Why the store brands industry could be in for the ride of a lifetime
Brian Sharoff describes the current state of the private brands industry as “turbulent.” Not “turbulent” like a bumpy airplane ride, but “turbulent” as in a state of uncertainty. And “turbulent” in this case doesn’t necessarily mean good or bad, stresses Sharoff, president of the Private Label Manufacturers Association (PLMA).
“Turbulence is simply the reverse of things that are placid,” he says.
Let’s just say the industry has a lot of balls in the air. Where they land is anybody’s guess.
“The reason it is turbulent is because many different factors are at work at the same time, and it’s not clear to anybody how it’s all going to be resolved,” Sharoff told me recently.
That includes Sharoff. Even though he has led the PLMA for several decades — and seen a lot of things — he humbly admits that he hasn’t seen everything. Sharoff says most everyone in the industry is asking, “What’s going to happen?”
For starters, there is the Amazon.com factor. A year ago, after Amazon.com acquired Whole Foods Market, many industry pundits predicted the online retail giant would have a gigantic impact on the grocery world, including private brands. “Gigantic impact” hasn’t happened yet.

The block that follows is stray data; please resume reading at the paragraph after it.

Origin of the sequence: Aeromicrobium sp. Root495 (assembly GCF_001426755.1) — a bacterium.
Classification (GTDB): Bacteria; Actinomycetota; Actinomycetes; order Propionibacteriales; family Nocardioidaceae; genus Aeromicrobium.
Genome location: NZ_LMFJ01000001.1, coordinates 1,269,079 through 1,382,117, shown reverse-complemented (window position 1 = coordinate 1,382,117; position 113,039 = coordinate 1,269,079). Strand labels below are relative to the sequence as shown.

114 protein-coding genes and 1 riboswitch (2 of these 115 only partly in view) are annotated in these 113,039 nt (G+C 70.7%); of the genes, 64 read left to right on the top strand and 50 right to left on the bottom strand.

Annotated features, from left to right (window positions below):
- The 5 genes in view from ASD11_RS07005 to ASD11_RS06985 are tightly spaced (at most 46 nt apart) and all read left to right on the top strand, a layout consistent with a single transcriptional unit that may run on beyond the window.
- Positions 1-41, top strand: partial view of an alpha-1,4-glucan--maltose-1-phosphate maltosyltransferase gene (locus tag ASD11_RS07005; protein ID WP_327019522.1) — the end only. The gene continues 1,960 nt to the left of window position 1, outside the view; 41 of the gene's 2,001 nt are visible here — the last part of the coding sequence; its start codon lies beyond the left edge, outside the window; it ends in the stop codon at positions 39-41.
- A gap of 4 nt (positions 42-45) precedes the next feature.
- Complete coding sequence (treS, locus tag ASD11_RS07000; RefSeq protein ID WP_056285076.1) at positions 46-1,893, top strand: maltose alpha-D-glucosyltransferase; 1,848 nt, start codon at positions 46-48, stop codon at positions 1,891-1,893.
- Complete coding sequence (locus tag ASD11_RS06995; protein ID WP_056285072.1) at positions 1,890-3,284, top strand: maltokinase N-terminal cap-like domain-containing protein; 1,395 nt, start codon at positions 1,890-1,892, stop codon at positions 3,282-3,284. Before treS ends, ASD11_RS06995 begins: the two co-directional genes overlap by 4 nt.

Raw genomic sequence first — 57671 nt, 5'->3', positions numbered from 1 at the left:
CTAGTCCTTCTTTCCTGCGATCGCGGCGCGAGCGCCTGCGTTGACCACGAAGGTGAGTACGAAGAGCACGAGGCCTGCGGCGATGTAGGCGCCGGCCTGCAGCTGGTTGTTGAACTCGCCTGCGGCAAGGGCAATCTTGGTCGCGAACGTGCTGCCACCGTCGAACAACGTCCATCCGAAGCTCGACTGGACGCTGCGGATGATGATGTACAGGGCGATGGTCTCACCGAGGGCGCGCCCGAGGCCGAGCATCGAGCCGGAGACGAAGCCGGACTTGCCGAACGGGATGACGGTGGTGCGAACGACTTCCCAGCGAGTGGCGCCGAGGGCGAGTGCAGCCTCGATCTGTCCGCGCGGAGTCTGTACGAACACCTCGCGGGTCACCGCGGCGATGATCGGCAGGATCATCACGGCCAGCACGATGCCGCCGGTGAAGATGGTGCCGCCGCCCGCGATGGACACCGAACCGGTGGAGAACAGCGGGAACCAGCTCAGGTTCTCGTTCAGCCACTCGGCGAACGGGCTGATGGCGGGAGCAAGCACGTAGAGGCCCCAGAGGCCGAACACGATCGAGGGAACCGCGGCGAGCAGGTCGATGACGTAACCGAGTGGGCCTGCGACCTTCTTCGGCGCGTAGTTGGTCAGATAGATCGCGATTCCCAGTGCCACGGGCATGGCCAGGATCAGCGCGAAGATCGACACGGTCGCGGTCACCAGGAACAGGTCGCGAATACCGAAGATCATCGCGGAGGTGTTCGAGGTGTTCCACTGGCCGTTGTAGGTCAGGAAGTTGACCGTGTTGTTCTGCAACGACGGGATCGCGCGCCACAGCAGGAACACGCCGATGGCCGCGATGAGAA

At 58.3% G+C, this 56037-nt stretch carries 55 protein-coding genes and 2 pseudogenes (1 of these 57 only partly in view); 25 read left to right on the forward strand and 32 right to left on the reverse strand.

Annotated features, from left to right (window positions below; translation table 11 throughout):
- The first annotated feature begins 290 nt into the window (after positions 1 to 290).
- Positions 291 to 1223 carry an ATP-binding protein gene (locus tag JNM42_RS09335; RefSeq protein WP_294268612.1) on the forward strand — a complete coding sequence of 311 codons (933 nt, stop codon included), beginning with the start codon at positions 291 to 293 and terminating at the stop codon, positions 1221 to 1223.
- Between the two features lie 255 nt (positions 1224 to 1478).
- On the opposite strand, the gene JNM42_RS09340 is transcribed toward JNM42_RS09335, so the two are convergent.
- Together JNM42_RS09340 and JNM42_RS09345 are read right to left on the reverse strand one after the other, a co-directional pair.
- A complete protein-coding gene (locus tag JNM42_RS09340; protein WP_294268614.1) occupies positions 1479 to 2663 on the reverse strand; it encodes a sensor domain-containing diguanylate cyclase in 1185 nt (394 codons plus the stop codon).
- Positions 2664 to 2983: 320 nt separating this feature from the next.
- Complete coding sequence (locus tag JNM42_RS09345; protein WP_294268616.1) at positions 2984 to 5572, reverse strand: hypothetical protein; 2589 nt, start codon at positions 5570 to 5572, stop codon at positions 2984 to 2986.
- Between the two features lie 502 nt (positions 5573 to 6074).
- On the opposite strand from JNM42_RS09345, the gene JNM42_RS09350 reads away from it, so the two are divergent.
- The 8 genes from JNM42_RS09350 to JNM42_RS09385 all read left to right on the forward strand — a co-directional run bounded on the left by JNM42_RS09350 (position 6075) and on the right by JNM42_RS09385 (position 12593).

“And it’s not absolutely clear that it will happen,” Sharoff says.
But if it does happen, Sharoff adds, just how will it change the industry?
There is also what Sharoff calls the “one-two punch” administered by deep-discount chains Aldi and Lidl, the two Germany-based retailers that sell predominantly private brands. Lidl, which has more than 10,000 stores in 28 European countries, planned to open 100 U.S. stores by mid-2018. That didn’t come close to happening, and Lidl’s growth stalled. But Lidl grew its footprint by nearly 50 percent when it announced in November that it was acquiring 27 Best Market stores in New York and New Jersey. Meanwhile, Aldi, Lidl’s biggest competitor, has been on a growth rampage with plans to expand from 1,600 to 2,500 stores nationwide by the end of 2022.
As Sharoff points out, Lidl’s arrival spurred Aldi to dramatically increase its U.S. footprint, which created more turbulence.
Changing demographics have also led to the “T” word, Sharoff says. Millennials, now the largest-living generation, are garnering more buying power by the day. Oh yeah, they also have less affinity for branded products than other generations. So it’s up to retailers and manufacturers to discover just what their millennial customers want and where their private brands fit in the equation.
Considering all these dynamics, you can see where Sharoff is coming from when he talks about turbulence in the industry.
A lot of people might not like it, for obvious reasons. We are more comfortable with being certain, not uncertain. That’s just human nature.
That said, Sharoff views turbulence as something entirely different.
“From a long-range historical point of view, turbulence is what often proceeds revolutionary change,” he says.
Buckle up. The private brands industry could be in for the ride of a lifetime.